Tonight I burnt a book. My Father would have a fit! My Grandmother and my Mother if they were still alive and had read the book, would be out in the back yard with me, pumping up the bellows to make it burn more quickly.

My actions tonight were an acknowledgement of my Pagan ancestry, my Catholic heritage and the people whose land always was and always will be Aboriginal Land. I am blessed. 

The content of the book matters no more to me. It nearly annihilated me. Words inaccurate. Venom on the pages. Vendetta mentality under the guise of protecting the innocent, the wronged and abused. 

Innocence slaughtered. Like an infrequent surging tide ebbing and flowing over years. Half truths. Hypotheses based on the opinions of killer whales in the gold fish bowl of an inward looking “town” seeking the notoriety of a flash of fame with a byline!

I watched.

I watched as the slices of the pages began to smolder. I had torn the pages up with the help of my great friend and soul mate. I then cut each piece up with scissors over several months. Like Doctor Mannette in A tale of Two Cities each time a memory or a headline filtered its way to me, it set me off to destroy what I could of the memory of years of silence, the agony of watching my Mother’s grief, the rage of listening to my children’s pain and the guillotining of my connection with an institution within which I was raised, to which I contributed more than forty years of professional life and which cut me adrift.

First tiny little flashes of embryo flames. Innocent, almost enticing. The moon was rising. No wind. Every now and then the sound of a night bird, reassuring and familiar. Zephyr like movement of air. Beautiful. Finding its way through the ruins of the book, the flames began to grow wildly drowning the sound of the breeze. Heat extruded from the pot. I could feel my face flush, as it had so many times when his name was mentioned or spread over a headline. I wondered if like the lies, the fire would become out of control.

The smoke came towards me. I thought of smoking ceremonies I have attended. Cleansing, clearing, reverencing, making ready for what I was taught to call Liturgy. I inhaled. I felt safe and surrounded by all the traditions, the stories, the ceremonies that have made me, Louise!

So “Mote it be!” “Amen!” And in the words of the Wiradjuri Mob “murun-dhu” – I live, I breathe!

Peaceful Rest

The last few weeks have been pretty roller coaster like in terms of emotions. Difference between a real ride on a roller coaster though has been the depths and length of the “dips” and the tortoise paced dragging out from them up an incline like the rise to the top of Everest!

Of course the universal “we’re all in this together” COVID19 has been a big part of it. “Big” of course in terms of the restrictions and inconvenience of them. Big but not gargantuan in contrast to the majority of those living in India, South America and even the home of the free and the land of the brave. The use of military language by “Our Leader” (he’s not my leader!) reminiscent of “We will fight them on the beaches” from another (dare I say it?) war monger who condemned our ANZACS to the slaughter of Gallipoli so long ago is far from helpful too.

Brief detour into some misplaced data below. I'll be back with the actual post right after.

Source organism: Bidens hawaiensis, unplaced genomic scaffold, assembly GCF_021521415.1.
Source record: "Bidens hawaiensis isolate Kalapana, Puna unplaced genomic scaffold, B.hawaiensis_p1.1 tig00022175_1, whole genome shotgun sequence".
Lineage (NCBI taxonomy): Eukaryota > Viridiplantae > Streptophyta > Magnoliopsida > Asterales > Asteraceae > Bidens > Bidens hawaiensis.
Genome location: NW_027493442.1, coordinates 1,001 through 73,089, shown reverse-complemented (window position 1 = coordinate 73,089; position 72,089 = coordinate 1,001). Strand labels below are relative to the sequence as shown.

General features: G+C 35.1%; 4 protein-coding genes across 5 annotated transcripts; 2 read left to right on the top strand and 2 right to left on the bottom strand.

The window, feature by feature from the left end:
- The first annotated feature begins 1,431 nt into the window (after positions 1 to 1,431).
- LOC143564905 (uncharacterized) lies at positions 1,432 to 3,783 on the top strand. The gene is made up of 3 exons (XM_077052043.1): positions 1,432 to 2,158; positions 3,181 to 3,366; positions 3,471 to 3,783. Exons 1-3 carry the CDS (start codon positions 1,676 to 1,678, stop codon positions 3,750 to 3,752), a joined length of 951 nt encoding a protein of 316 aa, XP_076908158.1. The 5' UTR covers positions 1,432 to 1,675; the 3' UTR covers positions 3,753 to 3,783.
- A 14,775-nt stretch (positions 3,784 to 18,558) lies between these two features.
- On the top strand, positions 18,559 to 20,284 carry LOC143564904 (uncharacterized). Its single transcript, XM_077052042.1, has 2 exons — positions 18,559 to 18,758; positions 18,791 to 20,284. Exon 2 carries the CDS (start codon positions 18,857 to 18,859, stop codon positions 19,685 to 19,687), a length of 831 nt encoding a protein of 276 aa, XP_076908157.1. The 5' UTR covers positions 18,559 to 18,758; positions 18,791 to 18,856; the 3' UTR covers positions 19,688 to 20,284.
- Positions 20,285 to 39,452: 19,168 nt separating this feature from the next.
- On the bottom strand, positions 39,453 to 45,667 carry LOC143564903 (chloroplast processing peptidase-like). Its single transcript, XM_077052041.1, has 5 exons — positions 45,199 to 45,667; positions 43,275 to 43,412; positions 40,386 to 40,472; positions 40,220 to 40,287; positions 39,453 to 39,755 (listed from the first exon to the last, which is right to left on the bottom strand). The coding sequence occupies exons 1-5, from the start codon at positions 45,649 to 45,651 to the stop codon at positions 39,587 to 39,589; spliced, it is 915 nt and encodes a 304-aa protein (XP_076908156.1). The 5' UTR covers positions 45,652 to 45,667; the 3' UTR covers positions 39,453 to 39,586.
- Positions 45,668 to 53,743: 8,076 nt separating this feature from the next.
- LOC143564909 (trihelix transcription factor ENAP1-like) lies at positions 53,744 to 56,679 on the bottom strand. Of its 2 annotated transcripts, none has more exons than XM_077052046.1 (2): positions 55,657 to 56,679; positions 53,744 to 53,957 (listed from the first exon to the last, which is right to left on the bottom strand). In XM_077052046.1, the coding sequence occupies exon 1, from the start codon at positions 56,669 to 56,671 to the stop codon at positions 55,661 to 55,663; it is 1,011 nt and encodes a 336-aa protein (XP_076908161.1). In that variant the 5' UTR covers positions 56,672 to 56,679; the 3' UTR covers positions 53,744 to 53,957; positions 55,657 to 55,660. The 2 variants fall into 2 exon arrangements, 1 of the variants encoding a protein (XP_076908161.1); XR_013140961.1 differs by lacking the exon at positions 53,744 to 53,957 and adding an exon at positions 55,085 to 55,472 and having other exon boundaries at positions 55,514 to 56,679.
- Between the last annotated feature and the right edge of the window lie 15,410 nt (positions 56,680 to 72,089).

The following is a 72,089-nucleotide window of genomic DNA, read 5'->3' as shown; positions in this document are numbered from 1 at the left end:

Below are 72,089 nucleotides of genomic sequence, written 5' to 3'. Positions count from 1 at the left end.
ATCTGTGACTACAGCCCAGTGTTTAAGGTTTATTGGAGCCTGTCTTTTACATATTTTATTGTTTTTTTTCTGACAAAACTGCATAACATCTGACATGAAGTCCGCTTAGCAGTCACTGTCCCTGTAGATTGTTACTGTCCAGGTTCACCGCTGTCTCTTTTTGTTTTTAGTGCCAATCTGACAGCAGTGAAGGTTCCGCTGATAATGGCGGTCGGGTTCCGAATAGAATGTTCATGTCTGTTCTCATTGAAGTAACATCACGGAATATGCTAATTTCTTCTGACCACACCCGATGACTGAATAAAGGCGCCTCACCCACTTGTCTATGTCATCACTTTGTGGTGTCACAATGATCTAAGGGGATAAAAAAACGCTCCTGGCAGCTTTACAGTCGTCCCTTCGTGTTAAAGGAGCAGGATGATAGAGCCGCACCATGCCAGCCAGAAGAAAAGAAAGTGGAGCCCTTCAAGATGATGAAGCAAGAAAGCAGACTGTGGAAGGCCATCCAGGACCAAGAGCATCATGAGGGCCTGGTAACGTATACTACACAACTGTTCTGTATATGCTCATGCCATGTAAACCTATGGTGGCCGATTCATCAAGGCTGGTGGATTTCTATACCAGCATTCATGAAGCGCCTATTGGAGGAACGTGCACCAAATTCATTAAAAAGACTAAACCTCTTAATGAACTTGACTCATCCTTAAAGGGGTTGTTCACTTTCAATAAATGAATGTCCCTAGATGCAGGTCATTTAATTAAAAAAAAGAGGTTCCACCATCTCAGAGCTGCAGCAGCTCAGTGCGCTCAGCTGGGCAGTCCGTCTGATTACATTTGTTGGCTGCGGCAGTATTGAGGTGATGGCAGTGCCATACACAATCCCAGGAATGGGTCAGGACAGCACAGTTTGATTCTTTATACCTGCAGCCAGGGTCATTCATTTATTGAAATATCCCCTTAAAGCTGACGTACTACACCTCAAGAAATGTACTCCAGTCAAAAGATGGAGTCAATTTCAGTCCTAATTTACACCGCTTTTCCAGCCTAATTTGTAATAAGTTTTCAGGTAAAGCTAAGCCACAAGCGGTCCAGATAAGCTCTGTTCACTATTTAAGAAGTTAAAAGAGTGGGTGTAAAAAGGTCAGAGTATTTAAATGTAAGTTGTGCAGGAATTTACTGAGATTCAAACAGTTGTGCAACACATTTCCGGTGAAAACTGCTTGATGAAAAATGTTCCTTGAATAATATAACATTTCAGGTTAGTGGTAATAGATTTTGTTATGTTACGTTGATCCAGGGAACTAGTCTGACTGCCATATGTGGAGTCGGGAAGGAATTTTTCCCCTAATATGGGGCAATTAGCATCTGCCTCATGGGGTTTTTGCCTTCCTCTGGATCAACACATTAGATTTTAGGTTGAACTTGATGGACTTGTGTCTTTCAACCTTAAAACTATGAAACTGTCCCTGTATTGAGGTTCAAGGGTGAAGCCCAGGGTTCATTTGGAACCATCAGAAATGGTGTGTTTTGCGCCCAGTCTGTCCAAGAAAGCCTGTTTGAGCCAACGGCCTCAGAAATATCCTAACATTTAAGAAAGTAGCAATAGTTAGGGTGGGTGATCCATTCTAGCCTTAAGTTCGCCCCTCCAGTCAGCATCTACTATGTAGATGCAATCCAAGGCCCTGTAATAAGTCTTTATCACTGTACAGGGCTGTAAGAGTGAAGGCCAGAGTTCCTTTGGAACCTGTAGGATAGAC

The refusal by politicians to put people before profit stressing the absolute need for opening up the economy and slamming any of their kind who might be demonstrating an opposing method of management fits perfectly with the right winged nut jobs who control our media. I watched none of it for three days. Talk about a purge!

Instead I was here! At least 40 shades of green. Bird calls. I wake to bird calls every day. Magpies and sometimes a kookaburra. But there were other birds I did not recognise. There were geese that took their morning exercise up the road every morning. Should anything or anyone approach them they honked their “get out of here NOW!” message which reverberated , so free of the noise pollution of the city!

I played the piano and I sang in the Chapel. I know singing is not allowed but no-one else was there and the acoustic of the space fed back to me the voice I imagine I have!

I walked! Looking down as always because of my fear of falling. Not looking for cracks that might trip me but at the beginnings of the evidence the spring has arrived. In the middle of what appears to be uncontrollable chaos, can always be found a tiny bit of magnificence! So fragile. So exquisite! Even as I write this, two days home and feeling again the gearing up of all the stuff that nearly pushed me over, I look at that image and I take a deep breath!m

There is so much more to mull over. However the most wonderful, life giving, joy filled, indeed glee filled, spirit lifting experience was over brunch that started at around 10.30 and went till 3.40 on my final day!

Here we are! “Two Marys” and a Louie! They are my cousins. “Mary in the middle” is the daughter of my Mother’s youngest sister. “Mary on the right” ( as if!) is the daughter of my Mother’s oldest brother Frank.

Between them my Mother’s family provided me with 15 cousins. In my childhood and for every big occasion in the family post childhood they were there. When we gathered there were at least three cousins who were around my age. Mum and her siblings seemed to have their reproductive rhythms well in time with each other. It was not until the year before the birth of our third child that the first maternal cousin arrived for my two ( at the time) kids. That is not to suggest that we did not have enormous family gatherings around the table at Mum and Dad’s place where my older two children were feted, loved and encouraged. Life callings for four of my siblings meant a dedication to an institution other than marriage. In total, my children have 5 maternal cousins.